Gregory Porter has secured his position as the modern voice of Jazz. His latest album, Liquid Spirit, won the 2014 Grammy for Best Jazz Vocal Album under the legendary label, Blue Note Records.
Porter was born in Los Angeles and was raised in Bakersfield, California where his mother was a minister. After graduating from high school, he received a full-ride athletic scholarship to San Diego State, but suffered a career ending injury his junior year.
His accomplishments don’t stop there; Porter was also a member of the original Broadway cast of It Ain’t Nothin’ But the Blues, and has been nominated for at least one Grammy on each of his three albums.
I had the honor of meeting Mr. Porter this past summer in New York. From the moment he took the stage, he had the audience hanging on his every word. It was like nothing I had ever experienced.
His unfeigned, booming vocals sent chills down my spine in that dark underground venue off the corner of Bleeker Street. When I managed to unglue my eyes from the stage, I looked around and saw a woman weeping.
At the end of the performance I got the chance to meet him, and had to wipe the sweat off of my clammy hands in order to shake his hand. The man’s stage presence is simply astounding.
His influences draw heavily on early New York Jazz musicians, as well as Gospel, Blues, and R&B.
“I grew up in California and now I live in Brooklyn,” Porter explains, “but even so, I feel that the spirit of the artists that came out of Harlem – from Duke Ellington to Langston Hughes – has so influenced my work that Harlem is as much a part of me as if I had lived there.”
Porter’s stunningly honest vocals are complemented by the working band that he has travelled with for the last 3 years, the same musicians that he recorded his Grammy nominated debut with.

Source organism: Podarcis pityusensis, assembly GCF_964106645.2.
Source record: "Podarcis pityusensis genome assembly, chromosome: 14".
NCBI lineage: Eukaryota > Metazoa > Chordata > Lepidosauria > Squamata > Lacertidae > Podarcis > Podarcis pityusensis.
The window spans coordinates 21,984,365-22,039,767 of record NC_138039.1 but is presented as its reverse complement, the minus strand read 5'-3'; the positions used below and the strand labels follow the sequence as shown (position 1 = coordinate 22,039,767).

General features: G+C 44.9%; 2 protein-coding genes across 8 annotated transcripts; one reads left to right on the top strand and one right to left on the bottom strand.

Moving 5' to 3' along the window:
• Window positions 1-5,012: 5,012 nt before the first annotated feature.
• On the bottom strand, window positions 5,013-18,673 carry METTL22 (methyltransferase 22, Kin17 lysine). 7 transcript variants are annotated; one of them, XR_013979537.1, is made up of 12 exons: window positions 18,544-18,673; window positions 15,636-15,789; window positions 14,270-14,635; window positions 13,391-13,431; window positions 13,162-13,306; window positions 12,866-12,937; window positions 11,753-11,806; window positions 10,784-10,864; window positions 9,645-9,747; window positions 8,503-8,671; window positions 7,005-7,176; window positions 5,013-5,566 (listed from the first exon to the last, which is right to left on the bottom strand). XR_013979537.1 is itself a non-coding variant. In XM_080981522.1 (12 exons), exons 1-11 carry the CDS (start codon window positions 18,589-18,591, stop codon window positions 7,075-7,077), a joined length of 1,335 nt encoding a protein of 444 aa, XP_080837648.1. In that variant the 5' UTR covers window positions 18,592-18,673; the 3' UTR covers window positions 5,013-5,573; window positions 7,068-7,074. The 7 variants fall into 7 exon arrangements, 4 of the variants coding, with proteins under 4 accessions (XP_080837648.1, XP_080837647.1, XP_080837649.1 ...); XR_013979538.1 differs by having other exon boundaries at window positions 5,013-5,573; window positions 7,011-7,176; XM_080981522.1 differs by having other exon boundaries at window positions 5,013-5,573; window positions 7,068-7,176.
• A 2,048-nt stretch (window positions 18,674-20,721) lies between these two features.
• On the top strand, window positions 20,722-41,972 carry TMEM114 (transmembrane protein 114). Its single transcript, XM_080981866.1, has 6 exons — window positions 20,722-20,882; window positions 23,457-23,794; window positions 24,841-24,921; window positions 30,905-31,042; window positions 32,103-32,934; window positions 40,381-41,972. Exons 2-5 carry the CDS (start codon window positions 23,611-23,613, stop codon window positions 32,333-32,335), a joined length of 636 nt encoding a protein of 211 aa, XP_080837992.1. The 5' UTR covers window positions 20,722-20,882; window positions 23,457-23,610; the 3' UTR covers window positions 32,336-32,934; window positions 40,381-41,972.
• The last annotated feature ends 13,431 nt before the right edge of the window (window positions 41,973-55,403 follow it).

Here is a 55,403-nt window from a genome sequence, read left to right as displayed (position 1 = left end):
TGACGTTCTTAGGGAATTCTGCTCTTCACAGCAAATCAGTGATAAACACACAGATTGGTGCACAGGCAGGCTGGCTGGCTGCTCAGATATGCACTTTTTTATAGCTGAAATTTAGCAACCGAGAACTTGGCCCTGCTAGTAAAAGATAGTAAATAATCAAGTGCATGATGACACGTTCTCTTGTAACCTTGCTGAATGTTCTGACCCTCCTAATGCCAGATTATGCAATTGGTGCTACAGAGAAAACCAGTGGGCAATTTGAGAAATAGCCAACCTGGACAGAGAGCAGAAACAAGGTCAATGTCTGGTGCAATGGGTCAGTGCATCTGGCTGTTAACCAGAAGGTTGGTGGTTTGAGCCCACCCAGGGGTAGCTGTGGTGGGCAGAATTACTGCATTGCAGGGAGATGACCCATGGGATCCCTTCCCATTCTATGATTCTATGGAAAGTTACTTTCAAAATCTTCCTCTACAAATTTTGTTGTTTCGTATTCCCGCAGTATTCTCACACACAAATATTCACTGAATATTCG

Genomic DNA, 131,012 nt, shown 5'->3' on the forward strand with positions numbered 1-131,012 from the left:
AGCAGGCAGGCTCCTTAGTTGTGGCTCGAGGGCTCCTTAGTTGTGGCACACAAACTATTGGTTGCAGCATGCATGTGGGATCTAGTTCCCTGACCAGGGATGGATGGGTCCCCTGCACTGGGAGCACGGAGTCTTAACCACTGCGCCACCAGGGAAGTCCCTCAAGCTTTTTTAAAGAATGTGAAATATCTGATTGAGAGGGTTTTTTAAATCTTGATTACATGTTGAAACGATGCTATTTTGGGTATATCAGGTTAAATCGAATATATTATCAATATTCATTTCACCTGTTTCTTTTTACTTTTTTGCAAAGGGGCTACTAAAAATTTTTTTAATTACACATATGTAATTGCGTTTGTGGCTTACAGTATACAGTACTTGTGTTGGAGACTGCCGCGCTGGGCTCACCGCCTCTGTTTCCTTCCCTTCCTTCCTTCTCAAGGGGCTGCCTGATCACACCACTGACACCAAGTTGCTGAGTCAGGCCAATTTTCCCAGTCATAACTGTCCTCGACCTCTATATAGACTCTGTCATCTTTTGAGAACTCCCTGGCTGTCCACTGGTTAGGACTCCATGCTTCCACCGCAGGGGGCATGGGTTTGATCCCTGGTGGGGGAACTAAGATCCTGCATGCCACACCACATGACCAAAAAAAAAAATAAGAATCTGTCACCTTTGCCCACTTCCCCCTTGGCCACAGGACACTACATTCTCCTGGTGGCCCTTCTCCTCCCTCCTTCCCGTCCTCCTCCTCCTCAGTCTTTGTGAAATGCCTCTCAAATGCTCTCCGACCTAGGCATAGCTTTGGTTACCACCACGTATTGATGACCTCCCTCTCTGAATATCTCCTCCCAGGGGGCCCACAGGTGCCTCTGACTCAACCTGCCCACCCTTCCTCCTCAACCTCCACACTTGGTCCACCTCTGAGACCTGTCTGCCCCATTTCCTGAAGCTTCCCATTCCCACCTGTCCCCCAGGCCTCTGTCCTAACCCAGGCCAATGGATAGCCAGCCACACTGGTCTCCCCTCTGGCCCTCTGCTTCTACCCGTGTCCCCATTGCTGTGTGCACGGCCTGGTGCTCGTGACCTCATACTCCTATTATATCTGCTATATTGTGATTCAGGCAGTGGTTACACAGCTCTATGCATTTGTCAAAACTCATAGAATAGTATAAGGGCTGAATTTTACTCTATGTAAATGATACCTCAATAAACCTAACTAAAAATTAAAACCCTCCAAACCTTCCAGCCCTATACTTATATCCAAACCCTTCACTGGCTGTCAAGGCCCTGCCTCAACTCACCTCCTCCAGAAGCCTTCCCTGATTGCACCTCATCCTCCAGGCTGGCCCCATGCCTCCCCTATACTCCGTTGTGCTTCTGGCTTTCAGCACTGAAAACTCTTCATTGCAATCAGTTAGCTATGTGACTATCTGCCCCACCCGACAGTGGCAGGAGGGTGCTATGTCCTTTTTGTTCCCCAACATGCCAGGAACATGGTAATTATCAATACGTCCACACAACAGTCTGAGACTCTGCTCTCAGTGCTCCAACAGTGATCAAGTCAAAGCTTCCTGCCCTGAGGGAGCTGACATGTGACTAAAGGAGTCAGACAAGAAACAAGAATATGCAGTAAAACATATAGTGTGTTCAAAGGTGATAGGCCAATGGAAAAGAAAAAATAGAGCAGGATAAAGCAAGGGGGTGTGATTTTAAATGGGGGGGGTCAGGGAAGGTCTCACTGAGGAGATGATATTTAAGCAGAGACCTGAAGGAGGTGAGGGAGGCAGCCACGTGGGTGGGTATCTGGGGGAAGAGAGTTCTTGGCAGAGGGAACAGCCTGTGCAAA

“My songs may start from a place of personal experience,” he explains. “I try not to impose any particular perspective on the music. I want listeners to be affected each in his or her own way, and moved as much by what can be read in between the lines as what the lyrics say.”
His sophomore album, Be Good, includes everything from quiet ballads to up-tempo lively grooves, as well as mashing together bluesy riffs with romantic vocals. This contrast of emotion captivates audiences and is one of the many reasons that Porter has received so much praise.
The album was produced by Brian Bacchus, who has produced for Joe Lovano, Norah Jones, and many more. The rich horn arrangements were created by the albums associate producer and musical director, Kamau Kenyatta.
Be Good had as much success internationally as it did in the US, topping the charts in the UK, Germany, and Norway. His international prowess resulted in the album being honored with an Edison Award, the Dutch equivalent of a Grammy.
Porter’s latest album, Liquid Spirit, features 3 covers and 11 originals that showcase his uncanny ability to tell relatable, personable stories through song.
The album is a logical progression from his second album, touching on similar themes such as the highs and lows of romance, his childhood, and his views on the society that we live in.
On ‘Musical Genocide’, Porter expresses his disapproval of sacrificing quality in order to contribute to the mainstream culture that supplies disposable music.
“I think maybe what I’m doing is what people actually want to hear,” Porter remarked. “There are some people who want that liquid spirit – a soulful, thoughtful sound – and they haven’t been getting it.”
Be good, and get your tickets for Gregory Porter on March 5 at the Manship Theatre. Tickets are $25 and $45 and the show will kick off at 7:00 p.m.